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Hits $1.9 Billion Valuation With $150 Million Raise
Monday.com founders Roy Mann and Eran Zinman have 80,000 businesses paying to use their work management software tools.
Monday.com announced on Tuesday it raised $150 million in a Series D investment led by Sapphire Ventures. The round more than tripled Monday.com’s valuation from $550 million to $1.9 billion in just one year, according to a source with knowledge of the transaction — making Monday the highest-valued startup in its category of work software and the most valuable startup based in Israel.
“The world is digitizing, and people are looking for better ways to do what they do,” says cofounder Roy Mann. “It’s a huge opportunity.”
Founded by Mann and Eran Zinman as dapulse in 2014, Monday has emerged as one of the leaders in work software that helps teams track projects and assign tasks to individuals and groups, a category known as project management. 80,000 paying businesses use Monday today, up from 35,000 a year ago, and including businesses like Philips, WeWork and Wix.com. More than half of monthly users engage with Monday’s software daily, according to Zinman, and Monday.com says it will close this year with more than 150 integrations with other work tools.
“We want to connect everything to Monday,” says Zinman. He credits Monday’s integrations and a column store that makes it easy to import data and visualizations as two of the reasons the company claims to have cut churn and grown fast in recent months. “It makes us a true platform to build any tool you want.”
At Sapphire Ventures, managing director Nino Marakovic said that after tracking Monday for several years, its emerging market leadership meant the firm “could no longer resist.” To Sapphire Ventures, Monday solves for the large percentage of office work that isn’t easily standardized and covered by existing software (Sapphire Ventures’ largest limited partner is SAP). “It’s a little bit of a race to be the center of gravity where you spend most of your time,” he says.
To back Monday, however, came at a much higher price tag than it did just a year ago for the startup’s previous investors. Monday’s valuation of $1.9 billion came as the company grew its annualized revenue from $18 million to $50 million in 2018, and to an anticipated $120 million this year, all while more than doubling its customer base. “From a revenue and growth perspective, it’s quite a unique asset,” Marakovic says.
Monday is now the highest-valued private tech company based in Israel, ahead of hardware maker Infinidat, according to a CB Insights list. While other Israeli-founded or cofounded businesses have higher valuations, including Compass, Houzz, Lemonade, Tanium and WeWork, those businesses are based in the U.S. Within Israel, Monday moves ahead of hardware maker Infinidat, valued at $1.6 billion, and ad-tech company ironSource, which boasts far higher revenue.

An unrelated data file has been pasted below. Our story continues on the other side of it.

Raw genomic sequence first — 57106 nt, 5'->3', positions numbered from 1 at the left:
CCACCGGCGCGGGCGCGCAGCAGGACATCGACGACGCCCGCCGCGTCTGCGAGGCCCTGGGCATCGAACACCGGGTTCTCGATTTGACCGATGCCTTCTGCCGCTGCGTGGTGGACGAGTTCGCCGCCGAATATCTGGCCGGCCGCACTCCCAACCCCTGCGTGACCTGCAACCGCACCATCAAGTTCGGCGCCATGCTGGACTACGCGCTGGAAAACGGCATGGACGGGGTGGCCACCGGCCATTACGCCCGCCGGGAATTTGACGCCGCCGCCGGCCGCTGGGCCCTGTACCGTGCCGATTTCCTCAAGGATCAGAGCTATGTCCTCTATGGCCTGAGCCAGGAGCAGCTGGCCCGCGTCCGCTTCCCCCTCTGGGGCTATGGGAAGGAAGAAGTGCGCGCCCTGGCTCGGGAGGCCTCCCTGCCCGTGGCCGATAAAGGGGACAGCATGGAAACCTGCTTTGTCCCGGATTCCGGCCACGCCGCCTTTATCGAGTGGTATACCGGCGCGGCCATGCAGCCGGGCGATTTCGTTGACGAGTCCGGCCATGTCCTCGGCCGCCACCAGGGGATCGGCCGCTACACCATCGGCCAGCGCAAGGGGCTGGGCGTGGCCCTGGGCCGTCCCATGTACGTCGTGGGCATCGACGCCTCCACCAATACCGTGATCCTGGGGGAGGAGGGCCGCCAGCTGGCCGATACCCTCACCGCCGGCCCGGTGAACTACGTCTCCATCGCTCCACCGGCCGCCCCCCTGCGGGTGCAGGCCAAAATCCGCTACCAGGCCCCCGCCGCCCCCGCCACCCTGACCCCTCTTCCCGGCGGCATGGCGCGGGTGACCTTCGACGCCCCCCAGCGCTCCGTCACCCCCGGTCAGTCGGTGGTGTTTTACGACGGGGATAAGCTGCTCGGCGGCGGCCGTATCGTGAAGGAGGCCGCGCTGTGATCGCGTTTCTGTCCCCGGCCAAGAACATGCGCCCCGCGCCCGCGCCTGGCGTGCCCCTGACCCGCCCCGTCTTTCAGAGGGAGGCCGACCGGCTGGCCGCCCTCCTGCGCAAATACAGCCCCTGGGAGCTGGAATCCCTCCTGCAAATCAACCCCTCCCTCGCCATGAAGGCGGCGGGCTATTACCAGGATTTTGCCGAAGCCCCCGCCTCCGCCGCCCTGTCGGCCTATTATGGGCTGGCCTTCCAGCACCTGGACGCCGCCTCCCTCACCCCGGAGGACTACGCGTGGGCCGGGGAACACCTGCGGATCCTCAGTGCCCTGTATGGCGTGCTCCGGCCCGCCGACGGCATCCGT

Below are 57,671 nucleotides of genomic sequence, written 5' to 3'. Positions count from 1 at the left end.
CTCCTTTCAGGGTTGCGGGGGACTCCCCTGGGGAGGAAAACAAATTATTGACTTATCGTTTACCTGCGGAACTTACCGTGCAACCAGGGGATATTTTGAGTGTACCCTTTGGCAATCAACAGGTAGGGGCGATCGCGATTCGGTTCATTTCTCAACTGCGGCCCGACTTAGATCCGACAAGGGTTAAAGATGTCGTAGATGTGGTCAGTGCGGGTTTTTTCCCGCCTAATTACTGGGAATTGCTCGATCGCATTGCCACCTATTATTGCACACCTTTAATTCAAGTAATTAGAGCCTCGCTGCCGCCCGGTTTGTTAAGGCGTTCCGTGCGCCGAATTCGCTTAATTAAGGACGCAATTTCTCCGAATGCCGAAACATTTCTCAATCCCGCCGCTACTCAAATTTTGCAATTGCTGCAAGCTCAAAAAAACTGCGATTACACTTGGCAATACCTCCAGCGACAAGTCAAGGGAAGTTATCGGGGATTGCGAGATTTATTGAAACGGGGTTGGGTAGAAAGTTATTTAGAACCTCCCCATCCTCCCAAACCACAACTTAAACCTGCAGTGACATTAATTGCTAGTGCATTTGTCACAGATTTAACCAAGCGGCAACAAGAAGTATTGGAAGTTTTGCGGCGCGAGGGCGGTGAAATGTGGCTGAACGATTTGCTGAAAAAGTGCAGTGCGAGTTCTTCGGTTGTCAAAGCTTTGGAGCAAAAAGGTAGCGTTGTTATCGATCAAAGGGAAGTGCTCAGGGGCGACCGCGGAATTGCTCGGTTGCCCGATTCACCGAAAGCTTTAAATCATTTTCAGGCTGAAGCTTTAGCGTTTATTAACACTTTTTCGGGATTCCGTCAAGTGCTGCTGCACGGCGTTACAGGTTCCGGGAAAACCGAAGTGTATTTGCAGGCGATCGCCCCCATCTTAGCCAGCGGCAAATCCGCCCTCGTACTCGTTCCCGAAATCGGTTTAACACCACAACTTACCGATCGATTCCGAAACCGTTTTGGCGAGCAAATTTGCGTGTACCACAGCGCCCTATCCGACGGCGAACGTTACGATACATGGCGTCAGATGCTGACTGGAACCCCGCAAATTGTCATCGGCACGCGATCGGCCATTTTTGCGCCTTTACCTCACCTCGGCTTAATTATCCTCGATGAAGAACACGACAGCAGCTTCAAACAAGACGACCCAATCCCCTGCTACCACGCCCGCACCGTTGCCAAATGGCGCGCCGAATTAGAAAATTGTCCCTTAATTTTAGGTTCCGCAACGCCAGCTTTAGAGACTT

Within the productivity market of project management and business software, Monday’s now one of the highest-valued companies for any geography. Its $1.9 billion valuation vaults it ahead of the $1.5 billion reached by productivity rival Asana in November, and ahead of other popular workplace startups such as Airtable (valued just over $1 billion) and Notion (valued at $800 million).
With the funds, Monday plans to deepen its hooks into users’ workdays through more integrations — its founders want to have 1,000 by end of next year — while continuing to add features like compliance tools for enterprise users to subscribe for thousands of seats. The company, which employs 265 people, all but 50 of them in Tel Aviv and the rest in New York, recently launched its first non-English languages of Portuguese, Spanish, German and French. It plans to ramp up its sales organization with the funding to score more million-dollar-plus type deals, including hiring in the U.S. “We have a lot to prove there,” Zinman admits.
And Monday plans to return to the market with more cheeky — or annoying — advertising, based on whom you ask. A 30-second video and offline ad campaign targeting New York City subways and stations and billboards in the Bay Area won marketing industry praise. A search on Twitter, however, turns up plenty of less enthusiastic replies. “I’ve been haunted by Monday.com YouTube pre-roll ads for the past 18 months,” one Twitter user complained in June. “Only two things are certain in life: death and Monday.com ads,” another tweeted in July. (“We saw a major uplift on our website and in awareness,” Zinman says.)
Monday.com’s founders assert that the funding could be the last round the company raises before a possible IPO, though Mann says it has no specific plans yet to go public. Asked about the milestone of becoming Israel’s most valuable local startup, both founders act unmoved.
“The valuation isn’t what gets us up in the morning; it’s another step in the way,” Mann says. “What gets us up in the morning are the reviews, and the people we hear finding their work more meaningful in their life.”